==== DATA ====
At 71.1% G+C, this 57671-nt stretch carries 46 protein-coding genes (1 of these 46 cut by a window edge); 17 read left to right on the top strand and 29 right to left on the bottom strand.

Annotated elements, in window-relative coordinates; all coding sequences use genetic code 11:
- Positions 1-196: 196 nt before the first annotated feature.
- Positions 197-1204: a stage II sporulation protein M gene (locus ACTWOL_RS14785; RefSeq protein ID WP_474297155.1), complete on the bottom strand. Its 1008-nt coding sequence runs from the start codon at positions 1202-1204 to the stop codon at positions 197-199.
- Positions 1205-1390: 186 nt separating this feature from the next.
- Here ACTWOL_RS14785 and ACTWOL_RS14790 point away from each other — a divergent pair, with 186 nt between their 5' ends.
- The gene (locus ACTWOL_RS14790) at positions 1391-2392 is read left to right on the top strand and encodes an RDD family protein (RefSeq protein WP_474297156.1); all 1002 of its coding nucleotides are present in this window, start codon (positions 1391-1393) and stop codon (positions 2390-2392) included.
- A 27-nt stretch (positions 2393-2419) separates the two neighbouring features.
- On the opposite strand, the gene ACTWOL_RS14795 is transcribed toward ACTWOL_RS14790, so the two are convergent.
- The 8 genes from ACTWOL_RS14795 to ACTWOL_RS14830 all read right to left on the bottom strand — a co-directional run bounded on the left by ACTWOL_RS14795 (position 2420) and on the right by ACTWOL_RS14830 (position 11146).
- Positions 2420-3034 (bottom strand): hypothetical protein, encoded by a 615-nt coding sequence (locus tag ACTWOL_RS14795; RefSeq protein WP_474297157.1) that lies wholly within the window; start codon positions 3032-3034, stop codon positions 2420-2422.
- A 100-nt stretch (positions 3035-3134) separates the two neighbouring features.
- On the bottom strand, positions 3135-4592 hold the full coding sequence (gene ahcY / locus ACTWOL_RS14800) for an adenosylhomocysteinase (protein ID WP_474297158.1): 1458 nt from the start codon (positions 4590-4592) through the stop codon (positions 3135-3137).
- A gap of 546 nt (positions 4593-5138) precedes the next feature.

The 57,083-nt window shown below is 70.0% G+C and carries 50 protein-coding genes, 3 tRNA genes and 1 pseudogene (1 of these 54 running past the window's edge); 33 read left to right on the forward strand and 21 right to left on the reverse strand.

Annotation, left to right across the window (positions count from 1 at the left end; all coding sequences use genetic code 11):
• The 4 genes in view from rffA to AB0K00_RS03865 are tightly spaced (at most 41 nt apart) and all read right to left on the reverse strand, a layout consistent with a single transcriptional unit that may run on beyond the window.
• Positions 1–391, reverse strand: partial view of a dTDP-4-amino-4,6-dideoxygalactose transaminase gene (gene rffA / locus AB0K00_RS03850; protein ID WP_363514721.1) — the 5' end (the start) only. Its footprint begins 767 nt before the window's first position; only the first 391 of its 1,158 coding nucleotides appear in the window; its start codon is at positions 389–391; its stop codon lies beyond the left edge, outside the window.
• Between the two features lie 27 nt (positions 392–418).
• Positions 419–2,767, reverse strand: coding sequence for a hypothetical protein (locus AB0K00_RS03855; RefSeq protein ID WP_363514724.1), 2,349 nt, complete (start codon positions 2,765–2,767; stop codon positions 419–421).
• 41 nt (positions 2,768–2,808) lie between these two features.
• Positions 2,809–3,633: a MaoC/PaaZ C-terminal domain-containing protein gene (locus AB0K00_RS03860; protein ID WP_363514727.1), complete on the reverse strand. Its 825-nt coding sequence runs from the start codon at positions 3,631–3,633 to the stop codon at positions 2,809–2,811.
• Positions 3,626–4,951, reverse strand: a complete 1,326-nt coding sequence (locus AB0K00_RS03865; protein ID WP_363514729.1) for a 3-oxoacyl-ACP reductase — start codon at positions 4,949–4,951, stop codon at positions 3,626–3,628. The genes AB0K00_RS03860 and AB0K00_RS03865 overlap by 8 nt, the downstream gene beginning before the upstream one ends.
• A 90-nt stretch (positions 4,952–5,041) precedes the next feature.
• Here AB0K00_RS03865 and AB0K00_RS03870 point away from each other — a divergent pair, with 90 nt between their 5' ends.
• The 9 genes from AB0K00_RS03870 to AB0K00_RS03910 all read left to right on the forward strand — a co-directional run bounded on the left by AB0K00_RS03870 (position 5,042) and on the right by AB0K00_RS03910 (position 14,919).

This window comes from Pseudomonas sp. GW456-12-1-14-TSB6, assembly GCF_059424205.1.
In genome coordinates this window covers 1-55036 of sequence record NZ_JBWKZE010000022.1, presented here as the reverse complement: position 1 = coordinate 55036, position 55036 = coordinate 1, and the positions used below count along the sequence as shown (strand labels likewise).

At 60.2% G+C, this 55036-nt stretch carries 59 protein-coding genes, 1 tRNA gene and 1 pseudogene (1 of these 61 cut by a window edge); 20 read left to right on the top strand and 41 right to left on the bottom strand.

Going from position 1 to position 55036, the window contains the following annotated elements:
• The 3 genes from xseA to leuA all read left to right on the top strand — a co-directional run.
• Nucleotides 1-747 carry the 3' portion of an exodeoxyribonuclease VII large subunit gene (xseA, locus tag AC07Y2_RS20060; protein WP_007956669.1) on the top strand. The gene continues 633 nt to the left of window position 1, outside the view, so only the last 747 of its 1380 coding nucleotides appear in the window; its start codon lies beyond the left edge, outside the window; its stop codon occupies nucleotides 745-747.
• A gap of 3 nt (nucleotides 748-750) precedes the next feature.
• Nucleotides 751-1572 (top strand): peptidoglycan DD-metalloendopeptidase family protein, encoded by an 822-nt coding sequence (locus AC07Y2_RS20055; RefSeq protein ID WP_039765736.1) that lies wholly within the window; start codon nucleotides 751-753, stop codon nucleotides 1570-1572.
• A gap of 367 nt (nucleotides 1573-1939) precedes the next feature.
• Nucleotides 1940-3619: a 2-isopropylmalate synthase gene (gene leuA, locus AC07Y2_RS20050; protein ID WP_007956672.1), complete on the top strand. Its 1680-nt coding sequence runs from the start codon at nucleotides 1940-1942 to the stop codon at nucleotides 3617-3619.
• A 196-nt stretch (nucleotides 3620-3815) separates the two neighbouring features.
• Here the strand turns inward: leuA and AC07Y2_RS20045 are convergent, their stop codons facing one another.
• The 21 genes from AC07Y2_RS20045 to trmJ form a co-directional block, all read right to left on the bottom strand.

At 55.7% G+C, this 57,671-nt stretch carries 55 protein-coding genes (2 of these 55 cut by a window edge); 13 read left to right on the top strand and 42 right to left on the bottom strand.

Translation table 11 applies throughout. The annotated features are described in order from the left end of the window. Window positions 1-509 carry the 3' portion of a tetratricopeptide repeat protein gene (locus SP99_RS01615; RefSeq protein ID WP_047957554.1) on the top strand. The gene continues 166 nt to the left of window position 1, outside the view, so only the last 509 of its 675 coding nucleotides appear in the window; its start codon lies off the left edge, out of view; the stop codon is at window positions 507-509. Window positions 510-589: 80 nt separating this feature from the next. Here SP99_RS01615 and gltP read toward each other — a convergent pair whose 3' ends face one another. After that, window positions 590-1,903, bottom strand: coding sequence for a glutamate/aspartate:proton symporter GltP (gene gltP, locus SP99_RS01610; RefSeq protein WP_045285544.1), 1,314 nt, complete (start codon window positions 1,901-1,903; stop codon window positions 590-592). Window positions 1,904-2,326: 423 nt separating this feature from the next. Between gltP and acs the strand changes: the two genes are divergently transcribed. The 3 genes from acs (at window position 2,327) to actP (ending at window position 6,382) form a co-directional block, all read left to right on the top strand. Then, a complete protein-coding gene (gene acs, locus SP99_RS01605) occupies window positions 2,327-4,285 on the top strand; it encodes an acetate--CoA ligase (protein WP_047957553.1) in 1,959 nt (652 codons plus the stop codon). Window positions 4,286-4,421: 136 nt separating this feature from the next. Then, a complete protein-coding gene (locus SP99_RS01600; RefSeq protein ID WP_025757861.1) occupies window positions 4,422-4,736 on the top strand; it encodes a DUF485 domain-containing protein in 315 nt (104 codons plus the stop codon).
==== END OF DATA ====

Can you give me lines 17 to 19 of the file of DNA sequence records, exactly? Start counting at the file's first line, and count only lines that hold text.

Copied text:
• The 4 genes in view from rffA to AB0K00_RS03865 are tightly spaced (at most 41 nt apart) and all read right to left on the reverse strand, a layout consistent with a single transcriptional unit that may run on beyond the window.
• Positions 1–391, reverse strand: partial view of a dTDP-4-amino-4,6-dideoxygalactose transaminase gene (gene rffA / locus AB0K00_RS03850; protein ID WP_363514721.1) — the 5' end (the start) only. Its footprint begins 767 nt before the window's first position; only the first 391 of its 1,158 coding nucleotides appear in the window; its start codon is at positions 389–391; its stop codon lies beyond the left edge, outside the window.
• Between the two features lie 27 nt (positions 392–418).